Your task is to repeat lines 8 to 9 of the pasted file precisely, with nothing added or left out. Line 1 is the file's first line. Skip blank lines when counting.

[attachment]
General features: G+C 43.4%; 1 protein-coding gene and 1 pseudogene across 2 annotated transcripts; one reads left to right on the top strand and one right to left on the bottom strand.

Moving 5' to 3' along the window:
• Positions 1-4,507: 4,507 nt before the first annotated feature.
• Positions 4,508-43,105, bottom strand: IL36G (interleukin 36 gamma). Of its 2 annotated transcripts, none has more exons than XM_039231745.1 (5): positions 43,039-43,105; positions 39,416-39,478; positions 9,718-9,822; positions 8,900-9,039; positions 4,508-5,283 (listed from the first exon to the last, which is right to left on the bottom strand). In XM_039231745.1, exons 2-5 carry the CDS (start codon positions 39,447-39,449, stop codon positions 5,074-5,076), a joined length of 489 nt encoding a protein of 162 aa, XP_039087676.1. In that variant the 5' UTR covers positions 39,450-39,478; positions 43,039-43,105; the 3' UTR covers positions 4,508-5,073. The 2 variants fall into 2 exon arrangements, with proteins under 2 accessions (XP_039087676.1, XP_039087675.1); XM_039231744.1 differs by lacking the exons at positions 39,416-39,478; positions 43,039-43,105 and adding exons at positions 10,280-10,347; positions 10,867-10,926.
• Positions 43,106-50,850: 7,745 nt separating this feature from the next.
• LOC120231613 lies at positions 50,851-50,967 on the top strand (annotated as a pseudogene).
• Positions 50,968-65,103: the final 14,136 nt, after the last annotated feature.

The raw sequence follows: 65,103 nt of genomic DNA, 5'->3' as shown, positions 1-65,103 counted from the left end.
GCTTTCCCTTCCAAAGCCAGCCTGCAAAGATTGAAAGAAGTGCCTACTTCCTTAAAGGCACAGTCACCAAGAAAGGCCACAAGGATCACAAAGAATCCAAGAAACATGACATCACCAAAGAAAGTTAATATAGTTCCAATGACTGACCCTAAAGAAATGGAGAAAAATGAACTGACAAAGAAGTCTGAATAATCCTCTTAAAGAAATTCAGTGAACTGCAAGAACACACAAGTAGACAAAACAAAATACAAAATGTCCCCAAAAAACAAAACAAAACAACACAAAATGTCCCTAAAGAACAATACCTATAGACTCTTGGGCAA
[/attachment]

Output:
The raw sequence follows: 65,103 nt of genomic DNA, 5'->3' as shown, positions 1-65,103 counted from the left end.
GCTTTCCCTTCCAAAGCCAGCCTGCAAAGATTGAAAGAAGTGCCTACTTCCTTAAAGGCACAGTCACCAAGAAAGGCCACAAGGATCACAAAGAATCCAAGAAACATGACATCACCAAAGAAAGTTAATATAGTTCCAATGACTGACCCTAAAGAAATGGAGAAAAATGAACTGACAAAGAAGTCTGAATAATCCTCTTAAAGAAATTCAGTGAACTGCAAGAACACACAAGTAGACAAAACAAAATACAAAATGTCCCCAAAAAACAAAACAAAACAACACAAAATGTCCCTAAAGAACAATACCTATAGACTCTTGGGCAA